With great transport links to London Metropolitan University (15 minutes away), UCL (20 minutes away) and King’s College London (30 minutes away) as well as many other London universities, a vibrant and diverse community, hundreds of independent businesses and a giant nature reserve, Walthamstow is the place to be for students in the capital.
And at Canvas, you’re in the thick of it — a few metres from the Victoria Line at Blackhorse Road tube station and a short walk from Walthamstow’s many great food spots, shops and open spaces.
With the help of our man in the know, Canvas Walthamstow General Manager Akiff Rahman, let’s take a little tour around the town and introduce you to some of our (and perhaps soon to be your) favourite places to hang out.
What’s better than a coffee shop on your doorstep?
A coffee shop on your doorstep that’s called Déjà Brew.
Even the staunchest of anti-punists would have to admit that Déjà Brew is great work.
Déjà Brew is one of those quaint little coffee spots that’s so good you want to keep it to yourself but at the same time, you want to tell everyone how good it is.
It’s got everything you’d want from a café: great barista coffee, a good selection of teas, freshly made pastries and cakes, a fine choice of wraps and positive vibes all-round.
Some say we based Canvas Walthamstow on Forest Road just to be close to Déjà Brew. We can neither confirm nor deny.
Blackhorse Lane is a partly residential, partly commercial street a few feet from your door. It’s nice, but on the face of it, fairly ordinary — the kind of street you’d see in many other London towns.
So why on earth are we recommending it as a thing to do?
Because this is Walthamstow and there are treats to be found all over the place.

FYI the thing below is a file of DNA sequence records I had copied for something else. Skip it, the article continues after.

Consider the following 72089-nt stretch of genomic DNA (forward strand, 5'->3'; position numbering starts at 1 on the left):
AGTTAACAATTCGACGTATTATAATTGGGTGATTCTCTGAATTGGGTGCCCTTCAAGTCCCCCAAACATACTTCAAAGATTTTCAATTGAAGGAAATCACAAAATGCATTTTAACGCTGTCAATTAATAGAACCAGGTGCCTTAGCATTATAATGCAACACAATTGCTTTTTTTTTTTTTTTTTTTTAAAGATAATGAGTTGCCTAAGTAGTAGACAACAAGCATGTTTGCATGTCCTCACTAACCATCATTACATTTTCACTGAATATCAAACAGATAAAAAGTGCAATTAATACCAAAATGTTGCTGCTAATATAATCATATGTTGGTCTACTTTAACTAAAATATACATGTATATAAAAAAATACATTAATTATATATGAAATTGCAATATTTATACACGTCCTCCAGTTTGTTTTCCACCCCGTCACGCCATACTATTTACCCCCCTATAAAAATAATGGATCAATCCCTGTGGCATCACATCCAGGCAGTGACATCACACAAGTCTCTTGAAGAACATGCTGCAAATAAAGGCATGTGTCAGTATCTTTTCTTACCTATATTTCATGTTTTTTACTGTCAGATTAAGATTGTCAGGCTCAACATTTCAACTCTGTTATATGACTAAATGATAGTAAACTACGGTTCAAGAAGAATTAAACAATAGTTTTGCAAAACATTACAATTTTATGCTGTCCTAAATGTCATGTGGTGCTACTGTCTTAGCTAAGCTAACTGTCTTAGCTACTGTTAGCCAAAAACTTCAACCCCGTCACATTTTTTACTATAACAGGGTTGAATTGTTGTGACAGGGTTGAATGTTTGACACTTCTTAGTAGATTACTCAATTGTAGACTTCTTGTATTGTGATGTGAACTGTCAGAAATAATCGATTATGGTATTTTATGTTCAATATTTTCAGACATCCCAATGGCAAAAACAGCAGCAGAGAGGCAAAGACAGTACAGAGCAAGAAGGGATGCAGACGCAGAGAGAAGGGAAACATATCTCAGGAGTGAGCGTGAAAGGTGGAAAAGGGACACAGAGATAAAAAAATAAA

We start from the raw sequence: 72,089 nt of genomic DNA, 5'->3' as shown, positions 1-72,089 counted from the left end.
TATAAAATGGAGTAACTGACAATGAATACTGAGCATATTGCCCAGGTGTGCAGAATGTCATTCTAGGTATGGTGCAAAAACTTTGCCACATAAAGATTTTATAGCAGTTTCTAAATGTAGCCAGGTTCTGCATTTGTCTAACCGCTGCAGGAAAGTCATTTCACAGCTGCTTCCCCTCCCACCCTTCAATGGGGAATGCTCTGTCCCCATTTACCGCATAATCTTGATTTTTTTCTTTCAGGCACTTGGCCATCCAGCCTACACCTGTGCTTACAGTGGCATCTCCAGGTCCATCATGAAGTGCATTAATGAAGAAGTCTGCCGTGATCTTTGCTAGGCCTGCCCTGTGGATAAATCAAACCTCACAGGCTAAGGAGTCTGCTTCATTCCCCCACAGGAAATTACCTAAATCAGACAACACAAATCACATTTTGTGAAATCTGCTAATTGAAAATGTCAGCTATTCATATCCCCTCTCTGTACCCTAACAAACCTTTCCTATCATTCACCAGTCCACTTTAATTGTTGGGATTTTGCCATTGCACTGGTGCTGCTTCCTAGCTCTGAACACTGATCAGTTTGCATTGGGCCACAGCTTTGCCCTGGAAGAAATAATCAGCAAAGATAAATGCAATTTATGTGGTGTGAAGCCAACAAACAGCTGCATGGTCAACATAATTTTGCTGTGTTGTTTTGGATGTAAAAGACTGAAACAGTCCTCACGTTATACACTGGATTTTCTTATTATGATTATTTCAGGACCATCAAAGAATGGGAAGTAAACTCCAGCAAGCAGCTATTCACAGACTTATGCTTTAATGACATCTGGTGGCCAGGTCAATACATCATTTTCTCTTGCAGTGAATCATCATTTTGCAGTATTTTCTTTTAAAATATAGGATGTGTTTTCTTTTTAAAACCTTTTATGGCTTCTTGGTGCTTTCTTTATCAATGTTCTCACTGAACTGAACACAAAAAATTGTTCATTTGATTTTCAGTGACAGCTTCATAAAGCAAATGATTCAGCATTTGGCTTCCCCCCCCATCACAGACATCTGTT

Walk a few minutes from your door along Blackhorse Lane and you’ll arrive at Gnome House, a community art space that houses a printmaking studio, creative space for hire and a pop-up café. The space is led by local residents and artists and hosts regular art classes and exhibitions. It’s a lovely place to visit, hang out and even dabble in some mark-making of your own.
Across the road and up a bit you’ll find Krypton Komics, which is a treasure trove of over 250,000 comics and graphic novels. Everything from rare first editions and collectables to new releases and imported newsstand editions can be found in KK’s meticulously organised crates. If you’re into comics, this’ll become like a second home.
Two more stops you should make on Blackhorse Lane.
First, the Local Honey Man, tucked away on Sutherland Road. The small, independent honey shop is run by an actual beekeeper and sells everything from pollen granules to jars of honey. All ethically sourced and all great for the breakfast plate.
Finally, Blackhorse Lane’s very own microbrewery, Wild Card Brewery, for some award-winning beer and seafood treats. Although there are pubs closer to Canvas, there’s something about the laid back, creative energy here that make it a place you’ll want to call your local. And as it’s less than 15 minutes away, that isn’t too much of a stretch.
If you’re looking for somewhere to go for a bite to eat with pals, take the 10-minute walk to Franzos.